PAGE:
Government officials said Monday ahead of this week's donor meeting they were optimistic aid would continue to flow, despite recent criticism from human rights and advocacy groups.
The Cambodian government will be looking for $600 million from countries including the US and Japan, to support its national budget in two days of meetings that begin Tuesday.
Government spokesman Khieu Kanharith told VOA Khmer that donor countries will give the amount that the government has asked.
"We think that we will get the amount of aid that we have asked for," he said.
The government's confidence comes in the wake of serious accusations of abuse and corruption, including a forestry report by Global Witness that links illegal logging to Prime Minsiter Hun Sen, his cabinet and a powerful "kleptocratic elite." The report, whose findings the government denies, also reprimanded donors for failing to use aid as proper leverage for governmental responsibility.
Other critics say the aid given Cambodia each year does not reach its intended agencies, but instead slips into the coffers of corrupt officials.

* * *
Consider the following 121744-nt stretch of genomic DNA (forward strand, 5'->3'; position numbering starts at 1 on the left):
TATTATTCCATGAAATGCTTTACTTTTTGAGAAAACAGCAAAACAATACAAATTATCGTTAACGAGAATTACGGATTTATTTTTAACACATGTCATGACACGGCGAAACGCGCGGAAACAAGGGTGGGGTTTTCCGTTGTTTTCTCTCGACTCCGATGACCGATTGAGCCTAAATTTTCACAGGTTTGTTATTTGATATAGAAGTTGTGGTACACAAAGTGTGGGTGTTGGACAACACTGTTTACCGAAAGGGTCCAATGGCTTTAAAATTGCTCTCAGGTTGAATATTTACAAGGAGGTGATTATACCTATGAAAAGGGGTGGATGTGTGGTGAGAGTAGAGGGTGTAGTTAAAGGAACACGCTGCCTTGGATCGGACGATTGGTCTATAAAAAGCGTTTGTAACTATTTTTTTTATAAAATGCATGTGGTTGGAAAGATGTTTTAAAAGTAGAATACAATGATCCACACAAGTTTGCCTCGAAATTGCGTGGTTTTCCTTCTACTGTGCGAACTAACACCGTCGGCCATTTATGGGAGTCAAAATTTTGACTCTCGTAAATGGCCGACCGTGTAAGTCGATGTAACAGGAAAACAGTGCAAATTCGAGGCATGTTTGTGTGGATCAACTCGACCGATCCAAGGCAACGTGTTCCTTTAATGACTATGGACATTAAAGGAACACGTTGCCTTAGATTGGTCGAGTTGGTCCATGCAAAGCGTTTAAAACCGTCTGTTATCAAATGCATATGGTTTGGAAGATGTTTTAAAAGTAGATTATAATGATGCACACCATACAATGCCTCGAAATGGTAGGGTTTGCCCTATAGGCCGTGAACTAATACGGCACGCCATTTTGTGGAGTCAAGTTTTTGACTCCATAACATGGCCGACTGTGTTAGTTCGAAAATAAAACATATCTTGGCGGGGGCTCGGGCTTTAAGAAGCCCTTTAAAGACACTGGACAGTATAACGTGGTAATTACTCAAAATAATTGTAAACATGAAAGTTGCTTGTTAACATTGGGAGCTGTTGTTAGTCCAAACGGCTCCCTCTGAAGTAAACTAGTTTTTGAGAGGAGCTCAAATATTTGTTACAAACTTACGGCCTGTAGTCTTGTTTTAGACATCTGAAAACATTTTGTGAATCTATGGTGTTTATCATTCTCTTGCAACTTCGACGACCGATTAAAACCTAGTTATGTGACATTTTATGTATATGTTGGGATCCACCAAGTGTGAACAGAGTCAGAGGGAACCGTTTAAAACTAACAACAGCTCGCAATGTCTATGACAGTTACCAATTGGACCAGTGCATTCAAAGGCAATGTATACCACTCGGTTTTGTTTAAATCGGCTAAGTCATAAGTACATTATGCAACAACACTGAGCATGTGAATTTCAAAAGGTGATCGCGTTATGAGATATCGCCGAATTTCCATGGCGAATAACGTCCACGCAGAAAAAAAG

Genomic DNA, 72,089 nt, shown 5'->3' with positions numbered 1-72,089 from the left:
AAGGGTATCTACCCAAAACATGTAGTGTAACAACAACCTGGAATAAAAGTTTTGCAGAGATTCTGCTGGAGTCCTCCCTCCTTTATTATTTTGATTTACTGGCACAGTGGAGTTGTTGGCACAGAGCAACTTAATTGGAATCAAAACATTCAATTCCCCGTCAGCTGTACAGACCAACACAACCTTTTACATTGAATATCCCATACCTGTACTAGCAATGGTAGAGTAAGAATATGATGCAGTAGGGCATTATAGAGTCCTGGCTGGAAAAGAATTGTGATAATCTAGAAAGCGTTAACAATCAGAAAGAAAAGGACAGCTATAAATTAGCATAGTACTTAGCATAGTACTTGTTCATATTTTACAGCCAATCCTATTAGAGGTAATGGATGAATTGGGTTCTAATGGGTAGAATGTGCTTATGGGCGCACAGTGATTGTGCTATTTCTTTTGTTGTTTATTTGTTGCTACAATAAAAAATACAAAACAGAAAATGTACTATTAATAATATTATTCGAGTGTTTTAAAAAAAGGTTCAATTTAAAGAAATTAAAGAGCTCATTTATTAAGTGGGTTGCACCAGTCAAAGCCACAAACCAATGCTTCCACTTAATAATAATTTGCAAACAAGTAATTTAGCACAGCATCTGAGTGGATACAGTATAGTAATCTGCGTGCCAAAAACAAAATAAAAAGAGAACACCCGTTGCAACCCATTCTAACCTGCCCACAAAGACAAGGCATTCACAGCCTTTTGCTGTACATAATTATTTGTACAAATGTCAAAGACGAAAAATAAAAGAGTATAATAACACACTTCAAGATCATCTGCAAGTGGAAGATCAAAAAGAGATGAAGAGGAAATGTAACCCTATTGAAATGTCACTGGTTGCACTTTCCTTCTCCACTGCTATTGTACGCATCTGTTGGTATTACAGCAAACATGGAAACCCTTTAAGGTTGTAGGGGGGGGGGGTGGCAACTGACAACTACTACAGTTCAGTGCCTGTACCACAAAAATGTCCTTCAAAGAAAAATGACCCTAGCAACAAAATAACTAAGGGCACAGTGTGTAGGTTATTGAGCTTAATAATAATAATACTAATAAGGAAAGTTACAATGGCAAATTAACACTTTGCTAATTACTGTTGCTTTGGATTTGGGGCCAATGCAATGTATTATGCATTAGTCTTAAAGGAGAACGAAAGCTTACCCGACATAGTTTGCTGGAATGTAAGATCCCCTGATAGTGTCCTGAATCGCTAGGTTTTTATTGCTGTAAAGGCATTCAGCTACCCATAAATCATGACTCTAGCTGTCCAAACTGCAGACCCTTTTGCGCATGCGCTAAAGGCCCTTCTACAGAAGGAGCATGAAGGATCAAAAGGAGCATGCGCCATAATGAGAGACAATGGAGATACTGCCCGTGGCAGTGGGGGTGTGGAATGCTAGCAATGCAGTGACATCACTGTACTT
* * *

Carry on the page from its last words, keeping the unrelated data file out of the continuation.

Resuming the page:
Opposition legislator Yim Sovan said donor countries should push harder to abolish corruption and reduce poverty, while pressuring the government to solve a land-grab problem that has grown worse as Cambodia develops. Meanwhile, the government has continually failed to pass an anti-corruption law.
"Up to now, all the promises have no meaning, because up to now, the anti-corruption law has not been in place, so the international community should be aware of this issue," he said. "It should do something to help the government make an anti-corruption law."
Since 1993, the annual donors meeting has elicited promises from Cambodia's leaders that are rarely kept, said Kek Galabru, founder of the rights group Adhoc.
"So I think that this year, I still think there is no change from last year," she said.